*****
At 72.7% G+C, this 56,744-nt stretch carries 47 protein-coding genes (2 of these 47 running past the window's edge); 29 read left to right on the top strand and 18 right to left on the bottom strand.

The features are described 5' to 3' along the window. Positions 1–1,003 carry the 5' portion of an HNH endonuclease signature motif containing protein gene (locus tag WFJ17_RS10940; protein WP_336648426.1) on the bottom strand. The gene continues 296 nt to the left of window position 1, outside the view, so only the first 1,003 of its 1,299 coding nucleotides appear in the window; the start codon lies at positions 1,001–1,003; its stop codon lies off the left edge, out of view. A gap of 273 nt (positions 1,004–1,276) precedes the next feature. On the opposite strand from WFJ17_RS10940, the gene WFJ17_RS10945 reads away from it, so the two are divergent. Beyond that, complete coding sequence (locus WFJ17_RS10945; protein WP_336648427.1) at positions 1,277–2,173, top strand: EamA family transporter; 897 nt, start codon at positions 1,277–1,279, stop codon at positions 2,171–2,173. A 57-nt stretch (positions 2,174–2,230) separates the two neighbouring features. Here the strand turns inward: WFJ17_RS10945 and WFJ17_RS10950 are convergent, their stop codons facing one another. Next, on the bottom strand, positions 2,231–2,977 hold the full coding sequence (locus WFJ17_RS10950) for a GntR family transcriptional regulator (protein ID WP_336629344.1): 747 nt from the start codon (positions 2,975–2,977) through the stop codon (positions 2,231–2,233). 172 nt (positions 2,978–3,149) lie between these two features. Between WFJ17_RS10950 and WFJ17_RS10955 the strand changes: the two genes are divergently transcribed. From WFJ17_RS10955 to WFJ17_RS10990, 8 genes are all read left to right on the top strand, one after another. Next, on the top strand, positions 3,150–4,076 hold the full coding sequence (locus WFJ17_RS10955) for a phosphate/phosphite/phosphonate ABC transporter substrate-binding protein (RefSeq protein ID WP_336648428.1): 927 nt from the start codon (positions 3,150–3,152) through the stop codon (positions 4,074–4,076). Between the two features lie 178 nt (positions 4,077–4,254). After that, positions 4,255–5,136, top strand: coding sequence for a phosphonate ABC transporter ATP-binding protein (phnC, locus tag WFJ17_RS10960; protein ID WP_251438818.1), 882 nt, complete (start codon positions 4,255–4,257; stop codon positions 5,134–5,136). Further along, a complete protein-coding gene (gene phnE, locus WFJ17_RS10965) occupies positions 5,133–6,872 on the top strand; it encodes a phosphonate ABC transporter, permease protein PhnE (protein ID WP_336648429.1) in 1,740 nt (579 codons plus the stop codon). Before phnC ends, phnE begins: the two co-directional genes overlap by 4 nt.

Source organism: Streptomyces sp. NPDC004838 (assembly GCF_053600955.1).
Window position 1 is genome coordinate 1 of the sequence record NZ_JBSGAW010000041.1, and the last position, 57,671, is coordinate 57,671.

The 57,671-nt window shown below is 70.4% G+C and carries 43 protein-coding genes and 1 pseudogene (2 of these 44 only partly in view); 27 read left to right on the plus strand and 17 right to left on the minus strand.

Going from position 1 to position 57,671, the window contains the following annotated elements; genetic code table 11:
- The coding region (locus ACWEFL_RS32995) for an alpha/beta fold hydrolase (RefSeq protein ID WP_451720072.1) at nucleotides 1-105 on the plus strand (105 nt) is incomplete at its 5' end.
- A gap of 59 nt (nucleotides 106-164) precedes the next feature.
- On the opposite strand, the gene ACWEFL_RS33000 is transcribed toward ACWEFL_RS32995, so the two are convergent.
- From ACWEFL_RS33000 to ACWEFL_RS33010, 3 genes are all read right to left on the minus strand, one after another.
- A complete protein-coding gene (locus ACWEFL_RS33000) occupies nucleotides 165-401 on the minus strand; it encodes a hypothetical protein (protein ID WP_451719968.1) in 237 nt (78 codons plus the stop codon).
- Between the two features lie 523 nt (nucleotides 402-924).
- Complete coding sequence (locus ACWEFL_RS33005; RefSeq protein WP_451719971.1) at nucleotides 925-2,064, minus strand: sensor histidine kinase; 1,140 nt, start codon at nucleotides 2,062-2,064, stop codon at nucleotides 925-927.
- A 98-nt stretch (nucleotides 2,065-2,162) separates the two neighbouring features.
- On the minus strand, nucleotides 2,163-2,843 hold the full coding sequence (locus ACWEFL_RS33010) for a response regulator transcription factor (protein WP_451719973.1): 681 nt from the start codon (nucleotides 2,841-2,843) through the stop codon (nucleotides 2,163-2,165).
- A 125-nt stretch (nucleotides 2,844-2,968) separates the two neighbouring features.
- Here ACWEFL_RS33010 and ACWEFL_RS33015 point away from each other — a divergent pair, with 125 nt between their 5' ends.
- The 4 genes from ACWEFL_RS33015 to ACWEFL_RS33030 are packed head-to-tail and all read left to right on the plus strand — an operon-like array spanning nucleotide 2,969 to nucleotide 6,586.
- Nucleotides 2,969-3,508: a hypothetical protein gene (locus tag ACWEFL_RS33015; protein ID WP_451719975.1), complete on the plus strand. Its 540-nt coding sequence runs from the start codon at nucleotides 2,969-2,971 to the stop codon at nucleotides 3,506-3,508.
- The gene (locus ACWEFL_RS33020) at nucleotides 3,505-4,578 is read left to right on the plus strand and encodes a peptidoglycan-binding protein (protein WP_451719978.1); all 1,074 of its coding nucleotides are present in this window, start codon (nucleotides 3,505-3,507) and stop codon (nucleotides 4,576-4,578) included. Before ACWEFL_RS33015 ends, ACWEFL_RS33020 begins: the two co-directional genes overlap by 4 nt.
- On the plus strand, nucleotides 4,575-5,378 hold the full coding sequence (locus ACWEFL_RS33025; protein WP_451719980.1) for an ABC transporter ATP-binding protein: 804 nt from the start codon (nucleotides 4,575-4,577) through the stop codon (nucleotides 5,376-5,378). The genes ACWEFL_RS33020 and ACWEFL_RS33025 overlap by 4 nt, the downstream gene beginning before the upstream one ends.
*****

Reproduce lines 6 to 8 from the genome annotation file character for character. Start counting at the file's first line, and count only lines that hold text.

Going from position 1 to position 57,671, the window contains the following annotated elements; genetic code table 11:
- The coding region (locus ACWEFL_RS32995) for an alpha/beta fold hydrolase (RefSeq protein ID WP_451720072.1) at nucleotides 1-105 on the plus strand (105 nt) is incomplete at its 5' end.
- A gap of 59 nt (nucleotides 106-164) precedes the next feature.